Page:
I watched your child from the very day you gave me to her, when she could barely say a word, let alone express her joy when her arms wrapped around my gentle and soft body.
That was my happiest day.
I watched her grow, learn, cry and laugh. She told me her joys, her secrets… when she was sad. And that was when my resentment of you who gave me to her began. You who sent her with tears running freely and a reddened cheek to her room. What had you done, you monster?
She told me. Then added that you didn’t mean it. But it still hurt.
It was her thirteenth birthday, and I was sitting on her bed waiting to revel in the joyous stories of her party, to hear how the cake tasted, her friends laughed; when you came upstairs. You muttered under your breath. Something about too many toys and then I was scooped up into a box. That night, in silence, darkness, alone, I realised how replaceable I was to you.
I heard her cry for me. I heard you hit her again; and how the hatred swelled inside of me.
After she forgot about me, her sixteenth birthday passed, (I know, I counted the days) she opened the box to find me once more. A look of joyous nostalgia and warmth lit up her beautiful face. She took me to her room, told me of her life since I was incarcerated. How nice she was to a dusty old friend.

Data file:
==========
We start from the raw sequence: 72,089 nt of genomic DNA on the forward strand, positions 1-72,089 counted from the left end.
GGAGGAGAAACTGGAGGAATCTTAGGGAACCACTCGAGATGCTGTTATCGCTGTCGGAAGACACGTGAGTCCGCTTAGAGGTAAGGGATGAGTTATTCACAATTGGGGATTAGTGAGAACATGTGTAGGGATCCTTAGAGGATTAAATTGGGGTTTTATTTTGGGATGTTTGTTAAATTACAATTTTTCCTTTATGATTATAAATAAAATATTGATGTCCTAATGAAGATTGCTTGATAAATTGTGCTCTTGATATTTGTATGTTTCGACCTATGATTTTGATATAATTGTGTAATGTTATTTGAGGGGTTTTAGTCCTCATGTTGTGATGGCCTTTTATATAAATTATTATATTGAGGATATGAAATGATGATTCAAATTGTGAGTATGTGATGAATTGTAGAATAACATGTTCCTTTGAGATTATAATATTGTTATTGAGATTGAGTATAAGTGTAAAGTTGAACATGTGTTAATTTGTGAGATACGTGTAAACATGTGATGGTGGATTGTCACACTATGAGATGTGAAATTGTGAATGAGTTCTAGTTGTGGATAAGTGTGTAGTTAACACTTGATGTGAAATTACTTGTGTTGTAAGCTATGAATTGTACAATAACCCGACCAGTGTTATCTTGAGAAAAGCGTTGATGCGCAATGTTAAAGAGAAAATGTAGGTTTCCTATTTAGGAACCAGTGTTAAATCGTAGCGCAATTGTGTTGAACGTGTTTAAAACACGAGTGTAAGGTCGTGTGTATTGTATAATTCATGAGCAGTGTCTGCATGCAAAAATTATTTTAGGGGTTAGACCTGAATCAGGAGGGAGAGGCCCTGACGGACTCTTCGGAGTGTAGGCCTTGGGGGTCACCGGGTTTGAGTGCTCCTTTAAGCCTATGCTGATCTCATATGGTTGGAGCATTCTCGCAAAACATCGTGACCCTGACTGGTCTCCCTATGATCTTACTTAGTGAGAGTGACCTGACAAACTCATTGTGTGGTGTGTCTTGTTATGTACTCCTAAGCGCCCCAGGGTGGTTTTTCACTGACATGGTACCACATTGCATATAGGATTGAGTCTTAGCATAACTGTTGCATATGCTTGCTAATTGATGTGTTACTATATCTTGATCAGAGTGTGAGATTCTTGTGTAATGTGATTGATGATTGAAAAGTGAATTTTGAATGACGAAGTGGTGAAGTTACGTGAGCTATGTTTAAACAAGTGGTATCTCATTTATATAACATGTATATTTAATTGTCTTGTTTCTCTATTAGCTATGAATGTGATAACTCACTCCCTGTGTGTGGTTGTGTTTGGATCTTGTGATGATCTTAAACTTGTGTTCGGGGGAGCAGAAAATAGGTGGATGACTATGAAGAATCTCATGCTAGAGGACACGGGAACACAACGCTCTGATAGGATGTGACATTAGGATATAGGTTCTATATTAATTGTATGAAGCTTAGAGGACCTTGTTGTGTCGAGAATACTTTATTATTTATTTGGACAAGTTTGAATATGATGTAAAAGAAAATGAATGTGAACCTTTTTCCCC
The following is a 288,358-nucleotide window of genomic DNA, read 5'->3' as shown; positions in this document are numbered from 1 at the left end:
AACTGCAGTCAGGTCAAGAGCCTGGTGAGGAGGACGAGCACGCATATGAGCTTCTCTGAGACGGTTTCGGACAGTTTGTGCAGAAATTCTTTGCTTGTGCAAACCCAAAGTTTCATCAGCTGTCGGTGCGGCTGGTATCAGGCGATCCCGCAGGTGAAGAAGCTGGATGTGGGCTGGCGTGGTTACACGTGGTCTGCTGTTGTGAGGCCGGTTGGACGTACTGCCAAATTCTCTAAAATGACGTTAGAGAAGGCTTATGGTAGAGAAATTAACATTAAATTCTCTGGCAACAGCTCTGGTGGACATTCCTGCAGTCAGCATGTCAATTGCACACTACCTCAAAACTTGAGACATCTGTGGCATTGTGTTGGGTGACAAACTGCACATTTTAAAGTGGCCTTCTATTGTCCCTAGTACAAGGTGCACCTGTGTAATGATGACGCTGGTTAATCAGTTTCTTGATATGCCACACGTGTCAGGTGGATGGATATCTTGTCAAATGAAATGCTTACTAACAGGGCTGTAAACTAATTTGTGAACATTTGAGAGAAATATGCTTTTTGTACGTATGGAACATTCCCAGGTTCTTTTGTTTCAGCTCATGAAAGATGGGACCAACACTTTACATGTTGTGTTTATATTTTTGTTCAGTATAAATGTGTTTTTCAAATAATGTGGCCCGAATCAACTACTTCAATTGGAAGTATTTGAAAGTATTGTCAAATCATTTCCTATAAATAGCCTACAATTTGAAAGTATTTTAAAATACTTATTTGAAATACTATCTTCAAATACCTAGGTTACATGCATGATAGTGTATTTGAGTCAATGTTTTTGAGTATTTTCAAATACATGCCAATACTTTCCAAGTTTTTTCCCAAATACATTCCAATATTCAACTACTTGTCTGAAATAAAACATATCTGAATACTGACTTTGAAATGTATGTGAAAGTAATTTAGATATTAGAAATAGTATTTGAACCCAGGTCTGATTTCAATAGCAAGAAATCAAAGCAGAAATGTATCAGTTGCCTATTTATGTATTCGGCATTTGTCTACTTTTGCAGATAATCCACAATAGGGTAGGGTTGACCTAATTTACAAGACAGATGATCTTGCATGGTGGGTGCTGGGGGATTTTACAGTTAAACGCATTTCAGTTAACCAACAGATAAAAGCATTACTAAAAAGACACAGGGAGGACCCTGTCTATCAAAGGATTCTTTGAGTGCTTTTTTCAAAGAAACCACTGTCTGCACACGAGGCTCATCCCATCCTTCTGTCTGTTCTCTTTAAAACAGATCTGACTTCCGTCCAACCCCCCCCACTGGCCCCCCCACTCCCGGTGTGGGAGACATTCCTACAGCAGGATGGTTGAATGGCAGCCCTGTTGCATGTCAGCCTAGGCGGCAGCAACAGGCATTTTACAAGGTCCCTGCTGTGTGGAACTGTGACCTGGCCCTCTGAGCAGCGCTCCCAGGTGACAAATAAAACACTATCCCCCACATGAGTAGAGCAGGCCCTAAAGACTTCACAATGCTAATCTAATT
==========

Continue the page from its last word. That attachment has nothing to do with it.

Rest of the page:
We stayed up late, talking, laughing, reminiscing.
I loved it.
But you wouldn’t let me have her back. The next day from downstairs came an uproar beyond all comprehension. I waited with bated breath, saw her flee to her room with a shining knife and you struggled with her for it. How could you? As you took the blade I could smell of booze coming off you stronger than salt off of the sea’s waves; and before I can say a word, you plunge the blade deep into her. There’s a stunned silence, she staggered backward, fell to the floor.
I watched her grow up. I watched her fall down. I hate you.
If I could only hurt you like you did her.
But I’m just a gifted teddy bear.